- Prahuta which is usually food grains etc offered by scattering it on the ground
- the Bali, which is the sacrificial offering given to the Bhutas or ghosts,
- Brahmya-huta, which is the food offered to the digestive fires of Brahmanas and guests invited to one's house,
- Prasita, which is offered to the to the ancestors.
According to the Bhagavadgita, he who eats food without offering to God verily incurs sin. Food is also served to guests and poor people during festive occasions and important ceremonies. In ancient India young students who were initiated into Brahmacharya were expected to beg for their food. Cooking food is also prohibited for those who have entered the phase of Sanyasa or renunciation. While self-mortification was not suggested, they were expected to gradually reduce their dependence upon food in order to set themselves free from the cravings of the body and the mind.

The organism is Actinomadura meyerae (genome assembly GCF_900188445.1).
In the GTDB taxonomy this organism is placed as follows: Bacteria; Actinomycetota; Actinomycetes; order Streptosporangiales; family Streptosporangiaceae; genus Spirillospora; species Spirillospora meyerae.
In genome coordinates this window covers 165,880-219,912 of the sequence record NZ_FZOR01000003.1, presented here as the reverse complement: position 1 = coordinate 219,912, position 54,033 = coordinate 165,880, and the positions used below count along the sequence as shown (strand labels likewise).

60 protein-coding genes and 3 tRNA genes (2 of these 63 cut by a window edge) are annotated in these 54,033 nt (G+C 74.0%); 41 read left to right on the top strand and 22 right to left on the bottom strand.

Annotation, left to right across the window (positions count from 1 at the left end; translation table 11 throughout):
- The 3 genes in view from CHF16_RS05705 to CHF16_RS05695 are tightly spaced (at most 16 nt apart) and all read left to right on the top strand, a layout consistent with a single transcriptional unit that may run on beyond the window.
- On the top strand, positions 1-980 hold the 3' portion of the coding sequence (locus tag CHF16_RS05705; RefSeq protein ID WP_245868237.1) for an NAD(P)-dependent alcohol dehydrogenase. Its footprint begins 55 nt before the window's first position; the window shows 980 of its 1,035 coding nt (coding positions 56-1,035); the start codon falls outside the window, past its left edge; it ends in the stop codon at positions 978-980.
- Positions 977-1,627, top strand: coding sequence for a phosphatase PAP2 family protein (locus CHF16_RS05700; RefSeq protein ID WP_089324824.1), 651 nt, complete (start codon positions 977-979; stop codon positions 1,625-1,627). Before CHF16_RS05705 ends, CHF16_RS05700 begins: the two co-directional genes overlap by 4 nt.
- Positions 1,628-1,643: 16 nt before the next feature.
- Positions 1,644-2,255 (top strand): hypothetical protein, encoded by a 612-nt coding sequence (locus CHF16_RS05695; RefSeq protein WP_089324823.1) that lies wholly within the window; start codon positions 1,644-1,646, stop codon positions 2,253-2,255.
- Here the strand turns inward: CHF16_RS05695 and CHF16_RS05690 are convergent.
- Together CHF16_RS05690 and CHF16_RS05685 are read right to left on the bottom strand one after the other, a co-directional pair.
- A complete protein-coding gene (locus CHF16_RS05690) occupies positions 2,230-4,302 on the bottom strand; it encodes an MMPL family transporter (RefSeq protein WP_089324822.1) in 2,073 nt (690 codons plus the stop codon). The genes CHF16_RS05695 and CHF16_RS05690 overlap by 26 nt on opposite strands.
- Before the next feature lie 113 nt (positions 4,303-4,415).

According to Hinduism, food is responsible for our physical birth and also the development of our bodies. What we eat decides our physical well being as well as our mental makeup. If we eat sattvic food (pure food) we become sattvic (pure) beings. If we heat rajasic food (hot and spicy) we become rajasic (ambitious, temparamental, egoistic etc). If we eat animal food or intoxicating foods, we may develop animal qualities and lethargic nature. Therefore we have to be careful about our food. Besides killing innocent and helpless animals for the purpose of filling ones stomach is a bad karma with harmful consequences.